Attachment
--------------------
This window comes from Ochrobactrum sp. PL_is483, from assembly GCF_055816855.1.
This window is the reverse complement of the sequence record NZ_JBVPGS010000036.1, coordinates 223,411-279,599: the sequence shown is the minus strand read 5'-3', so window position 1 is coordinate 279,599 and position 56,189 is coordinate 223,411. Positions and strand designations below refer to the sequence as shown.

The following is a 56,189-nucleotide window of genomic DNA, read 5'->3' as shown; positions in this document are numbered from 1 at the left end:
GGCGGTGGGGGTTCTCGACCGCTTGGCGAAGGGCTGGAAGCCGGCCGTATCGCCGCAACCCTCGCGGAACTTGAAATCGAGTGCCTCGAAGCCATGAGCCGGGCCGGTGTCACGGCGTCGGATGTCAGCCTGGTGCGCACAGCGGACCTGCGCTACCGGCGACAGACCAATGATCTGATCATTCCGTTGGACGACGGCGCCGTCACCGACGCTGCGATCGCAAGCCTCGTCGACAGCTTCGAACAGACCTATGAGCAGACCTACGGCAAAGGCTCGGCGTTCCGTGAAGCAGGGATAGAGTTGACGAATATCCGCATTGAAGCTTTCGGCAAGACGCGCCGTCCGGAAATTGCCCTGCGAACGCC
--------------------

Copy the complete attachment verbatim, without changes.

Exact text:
This window comes from Ochrobactrum sp. PL_is483, from assembly GCF_055816855.1.
This window is the reverse complement of the sequence record NZ_JBVPGS010000036.1, coordinates 223,411-279,599: the sequence shown is the minus strand read 5'-3', so window position 1 is coordinate 279,599 and position 56,189 is coordinate 223,411. Positions and strand designations below refer to the sequence as shown.

The following is a 56,189-nucleotide window of genomic DNA, read 5'->3' as shown; positions in this document are numbered from 1 at the left end:
GGCGGTGGGGGTTCTCGACCGCTTGGCGAAGGGCTGGAAGCCGGCCGTATCGCCGCAACCCTCGCGGAACTTGAAATCGAGTGCCTCGAAGCCATGAGCCGGGCCGGTGTCACGGCGTCGGATGTCAGCCTGGTGCGCACAGCGGACCTGCGCTACCGGCGACAGACCAATGATCTGATCATTCCGTTGGACGACGGCGCCGTCACCGACGCTGCGATCGCAAGCCTCGTCGACAGCTTCGAACAGACCTATGAGCAGACCTACGGCAAAGGCTCGGCGTTCCGTGAAGCAGGGATAGAGTTGACGAATATCCGCATTGAAGCTTTCGGCAAGACGCGCCGTCCGGAAATTGCCCTGCGAACGCC